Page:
“’Money For Nothing’ was a sort of satirical broadside against MTV that also worked as an advertisement for MTV,” Tom Breihan observes in his post on Dire Straits’ only American #1. “It’s complicated. Everything about it is complicated.” Well, possibly. Breihan:
There are a lot of divides at work in “Money For Nothing” — between the appliance-store worker and the people on MTV, but also between the appliance-store worker and [Mark] Knopfler, and between Knopfler and the people on MTV. There are class divides and generational divides. There might be racial divides, too. (Knopfler has never mentioned the race of the guy working in the appliance store.) And then, of course, there’s the divide caused by the use of one particular word — an anti-gay slur that I don’t really feel like typing out here.
Analyzing Knopfler’s use of “faggot,” he writes, “Even if you’re just singing in character, that word isn’t really the type of thing that a straight white rocker should play around with.” And, yes, the slur offended rock critics in 1985 too. “Money for Nothing” wasn’t the first time Knopfler, Playing a Character, disparaged homosexuals. Perhaps he meant 1990’s “Les Boys” as a poignant account of Weimar-era cabaret life; in Knopfler’s hands and thanks to his mouth, the song plays like an attenuated, delighted sneer, as Stephen Thomas Erlewine pointed out in a review last month of the Dire Straits box set, lord save him. All it lacks is a lisp.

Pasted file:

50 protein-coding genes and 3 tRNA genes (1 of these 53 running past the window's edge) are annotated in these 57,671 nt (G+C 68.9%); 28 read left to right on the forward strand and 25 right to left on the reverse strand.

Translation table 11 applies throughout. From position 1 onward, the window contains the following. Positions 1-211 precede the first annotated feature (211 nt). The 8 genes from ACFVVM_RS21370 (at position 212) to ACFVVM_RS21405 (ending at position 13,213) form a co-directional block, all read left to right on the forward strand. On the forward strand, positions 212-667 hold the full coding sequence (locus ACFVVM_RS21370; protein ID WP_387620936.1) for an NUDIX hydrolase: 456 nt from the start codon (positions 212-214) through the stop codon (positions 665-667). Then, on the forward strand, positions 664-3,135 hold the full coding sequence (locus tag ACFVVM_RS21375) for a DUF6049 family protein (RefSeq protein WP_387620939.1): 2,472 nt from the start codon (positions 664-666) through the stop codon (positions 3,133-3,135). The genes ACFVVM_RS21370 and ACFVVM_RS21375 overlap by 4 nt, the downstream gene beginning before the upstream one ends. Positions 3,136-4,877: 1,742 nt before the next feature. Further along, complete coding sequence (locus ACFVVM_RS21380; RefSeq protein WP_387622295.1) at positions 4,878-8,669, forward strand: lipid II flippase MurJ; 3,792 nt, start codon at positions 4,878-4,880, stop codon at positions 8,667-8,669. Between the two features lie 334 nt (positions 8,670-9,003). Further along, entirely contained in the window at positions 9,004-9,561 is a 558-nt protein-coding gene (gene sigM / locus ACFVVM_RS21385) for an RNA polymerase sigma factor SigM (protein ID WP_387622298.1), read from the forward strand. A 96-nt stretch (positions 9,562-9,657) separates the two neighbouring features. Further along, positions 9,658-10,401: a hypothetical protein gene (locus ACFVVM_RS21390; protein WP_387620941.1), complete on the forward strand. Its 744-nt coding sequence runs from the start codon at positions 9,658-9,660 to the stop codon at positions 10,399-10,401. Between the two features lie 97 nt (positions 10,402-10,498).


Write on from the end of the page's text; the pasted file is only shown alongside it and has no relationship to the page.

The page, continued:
I have the same problem with Knopfler that I do with Randy Newman. I don’t believe them when they Sing In Character. While it’s probable the assholes and rednecks they “play” would’ve luxuriated in their misanthropy years before the Trump era, what would be the point of satirizing them? Often reduced to its most unenforceable denotation as if it were a liberal act of Congress before the Roberts Court, satire isn’t merely a lampoon: successful attempts require a moral redress. Newman does this better than Knofler. The string arrangement on “Sail Away” ironizes the lyrics, revealing the rot of the so-called American Dream for the chained Africans breathing the air of liberty to the beat of the overseer’s lash. By contrast Knopfler, stuck with that potholed Highway 61 vocal tone and his expert, pinched guitar leads and fills, sings like he’s the appliance store dude in “Money for Nothing” clocking in for another day’s work.
I do like a few Newman and Knopfler tunes when they drop the distancing games: when they are assholes. For example, I offer Newman’s “It’s Money That Matters”, on which Knofler, whaddya know, plays a variant on the “Money for Nothing” riff to pungent effect; and Dire Straits’ “Romeo and Juliet,” where an expression of love is an excuse for unveiling the contempt animating his side of the failed relationship.